The silence was a gift, surely. It couldn’t last long; ideals never did. So Susan resigned herself to sleep, and sank numbly into blackness. Reality would return soon enough. It had to.

*

A. S. Partridge has published poetry, flash fiction, and short stories in numerous magazines including Aurora, Malahat Review, Popshot, Scribble, and others. She lives in Edinburgh, where she is working on a satirical novel about motherhood.

Shooter Flash: Child’s Play by Sarah Masters

Eight-year-old Becky is sowing seeds in yoghurt pots. She has sat on the garden step and laid out newspaper to keep her dress clean. She is using a dessert spoon to transfer compost from a sack. Unfortunately, the sack is rather deep, so Becky has to put her whole sleeve inside. She frowns, thinking that in six weeks these tubs will be brimming with salad. She imagines Dad putting dinner on the plate, and Becky saying wait, we need some greens, and then cutting the leaves which fill the plates with more to spare for the next day and the day after that. Becky knows from the news, which Mum watches all the time with the curtains drawn, that prices are rocketing, and she, Becky, is going to help. She’s going to save the family. She empties the seeds into her hand and makes her face serene, in case anyone above is watching. 

The back door opens and Becky closes her hand into a fist.

“What doing, Beck,” comes the piping voice of brother Billy.

“Stay inside,” Becky orders. Then she remembers that she’s going to save the family. “Okay. You can watch.”

Billy doesn’t want to watch. He wants to do. He plumps down beside Becky and this nudges her arm. Becky is no longer serene.  

*

Becky is examining a seed pot. Six hairy white commas are poking through the soil. Becky gives them a sprinkle from her child’s watering can. She hears a noise from the drive on the other side of the house and recognises her dad’s car. She hasn’t seen him for a few days and wants to tell him something, so she drops the watering can and runs inside.

Billy comes out and crouches down. He strokes the commas with his finger. He lifts the watering can, but it’s heavier than he expects and water pours out of the opening, flooding the plants. This isn’t right. There’s some gravel next to the house, so he stuffs a fistful into the pot. That’s better.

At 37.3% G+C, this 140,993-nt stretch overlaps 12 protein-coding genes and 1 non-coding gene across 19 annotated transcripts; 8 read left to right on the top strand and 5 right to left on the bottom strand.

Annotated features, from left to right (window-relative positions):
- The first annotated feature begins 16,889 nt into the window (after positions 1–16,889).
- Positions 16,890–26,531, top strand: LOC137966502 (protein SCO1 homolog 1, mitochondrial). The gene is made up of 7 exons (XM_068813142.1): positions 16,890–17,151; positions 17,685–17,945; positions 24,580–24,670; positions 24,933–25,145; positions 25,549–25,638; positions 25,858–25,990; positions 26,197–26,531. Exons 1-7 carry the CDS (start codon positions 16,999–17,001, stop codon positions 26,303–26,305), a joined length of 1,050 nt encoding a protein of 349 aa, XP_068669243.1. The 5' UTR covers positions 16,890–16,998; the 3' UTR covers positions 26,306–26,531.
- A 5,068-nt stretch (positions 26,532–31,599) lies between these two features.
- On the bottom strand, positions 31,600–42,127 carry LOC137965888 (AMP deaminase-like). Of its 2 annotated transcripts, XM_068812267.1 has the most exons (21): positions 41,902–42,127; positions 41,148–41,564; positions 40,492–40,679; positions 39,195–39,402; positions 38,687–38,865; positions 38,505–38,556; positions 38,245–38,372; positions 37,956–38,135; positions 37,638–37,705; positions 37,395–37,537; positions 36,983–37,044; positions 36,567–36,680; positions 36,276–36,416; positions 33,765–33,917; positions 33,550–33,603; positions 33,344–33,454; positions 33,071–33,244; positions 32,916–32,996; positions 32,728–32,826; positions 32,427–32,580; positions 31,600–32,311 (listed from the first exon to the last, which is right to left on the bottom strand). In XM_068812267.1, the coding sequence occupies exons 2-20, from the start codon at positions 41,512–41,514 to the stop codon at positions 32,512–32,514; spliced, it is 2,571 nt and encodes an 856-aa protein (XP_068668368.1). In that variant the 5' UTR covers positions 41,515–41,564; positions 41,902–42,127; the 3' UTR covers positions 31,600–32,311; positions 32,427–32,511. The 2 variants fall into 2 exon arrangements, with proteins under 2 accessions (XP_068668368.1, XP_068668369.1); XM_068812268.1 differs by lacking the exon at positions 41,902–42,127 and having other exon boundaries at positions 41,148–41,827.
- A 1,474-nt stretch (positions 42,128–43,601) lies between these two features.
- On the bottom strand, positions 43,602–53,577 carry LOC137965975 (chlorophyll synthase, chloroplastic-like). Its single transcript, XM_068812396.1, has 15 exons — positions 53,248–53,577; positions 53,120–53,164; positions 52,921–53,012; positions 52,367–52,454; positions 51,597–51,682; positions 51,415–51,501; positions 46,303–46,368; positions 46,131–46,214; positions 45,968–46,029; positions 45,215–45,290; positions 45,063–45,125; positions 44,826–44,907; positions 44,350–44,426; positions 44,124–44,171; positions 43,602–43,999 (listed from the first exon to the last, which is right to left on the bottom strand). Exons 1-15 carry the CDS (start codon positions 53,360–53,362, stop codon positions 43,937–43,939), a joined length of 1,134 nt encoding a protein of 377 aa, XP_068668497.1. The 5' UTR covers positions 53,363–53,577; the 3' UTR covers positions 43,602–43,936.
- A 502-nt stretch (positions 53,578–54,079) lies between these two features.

*

Becky and Billy are sitting outside. Becky has on her best dress because they’re staying at Nana’s tonight. Her eyes are pink. She’s holding a single pot containing a thatch of seedlings. This was meant to save the family. Becky isn’t going to save anyone now. 

Billy spots an empty yoghurt pot in the grass. There’s something else, which he pockets. Becky is staring into space when he returns. Billy puts the pot on his head and makes his face very solemn. He pokes her knee. She sniffs. Billy removes the pot from his head and hands it to her. She looks at it, then puts it on her own head. Billy giggles. Becky giggles too. Billy puts his hand in his pocket and shows Becky what he’s found: a brown snail. He offers it to Becky. She thinks a minute, then puts the seedling pot on the ground and the snail on top. They watch the snail slowly poke its head out of its shell.

Becky holds out her hand to Billy. “Shall we find it a friend?”  

*

Sarah Masters has had stories published in Slush, the National Flash Fiction Day Anthology 2022, FlashFlood 2022, Little Ms, and Serious Flash Fiction. She lives in York.

Shooter Flash: “Greed” by James Hancock